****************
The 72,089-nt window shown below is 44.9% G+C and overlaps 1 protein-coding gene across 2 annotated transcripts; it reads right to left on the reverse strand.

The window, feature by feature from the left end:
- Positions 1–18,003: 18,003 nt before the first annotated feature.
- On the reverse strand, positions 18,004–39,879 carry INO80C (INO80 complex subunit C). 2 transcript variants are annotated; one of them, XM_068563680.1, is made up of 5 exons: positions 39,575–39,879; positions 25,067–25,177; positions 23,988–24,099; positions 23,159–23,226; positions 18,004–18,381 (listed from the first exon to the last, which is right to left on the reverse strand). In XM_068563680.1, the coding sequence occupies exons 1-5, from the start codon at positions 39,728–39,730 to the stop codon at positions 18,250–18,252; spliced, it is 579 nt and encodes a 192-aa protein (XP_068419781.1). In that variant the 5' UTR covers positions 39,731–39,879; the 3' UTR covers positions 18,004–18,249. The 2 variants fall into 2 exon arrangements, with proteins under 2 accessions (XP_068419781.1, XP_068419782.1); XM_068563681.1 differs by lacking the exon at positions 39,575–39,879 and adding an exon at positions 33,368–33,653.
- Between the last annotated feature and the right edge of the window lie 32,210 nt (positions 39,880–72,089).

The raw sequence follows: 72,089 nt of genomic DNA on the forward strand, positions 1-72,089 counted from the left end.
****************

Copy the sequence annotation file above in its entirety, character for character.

The 72,089-nt window shown below is 44.9% G+C and overlaps 1 protein-coding gene across 2 annotated transcripts; it reads right to left on the reverse strand.

The window, feature by feature from the left end:
- Positions 1–18,003: 18,003 nt before the first annotated feature.
- On the reverse strand, positions 18,004–39,879 carry INO80C (INO80 complex subunit C). 2 transcript variants are annotated; one of them, XM_068563680.1, is made up of 5 exons: positions 39,575–39,879; positions 25,067–25,177; positions 23,988–24,099; positions 23,159–23,226; positions 18,004–18,381 (listed from the first exon to the last, which is right to left on the reverse strand). In XM_068563680.1, the coding sequence occupies exons 1-5, from the start codon at positions 39,728–39,730 to the stop codon at positions 18,250–18,252; spliced, it is 579 nt and encodes a 192-aa protein (XP_068419781.1). In that variant the 5' UTR covers positions 39,731–39,879; the 3' UTR covers positions 18,004–18,249. The 2 variants fall into 2 exon arrangements, with proteins under 2 accessions (XP_068419781.1, XP_068419782.1); XM_068563681.1 differs by lacking the exon at positions 39,575–39,879 and adding an exon at positions 33,368–33,653.
- Between the last annotated feature and the right edge of the window lie 32,210 nt (positions 39,880–72,089).

The raw sequence follows: 72,089 nt of genomic DNA on the forward strand, positions 1-72,089 counted from the left end.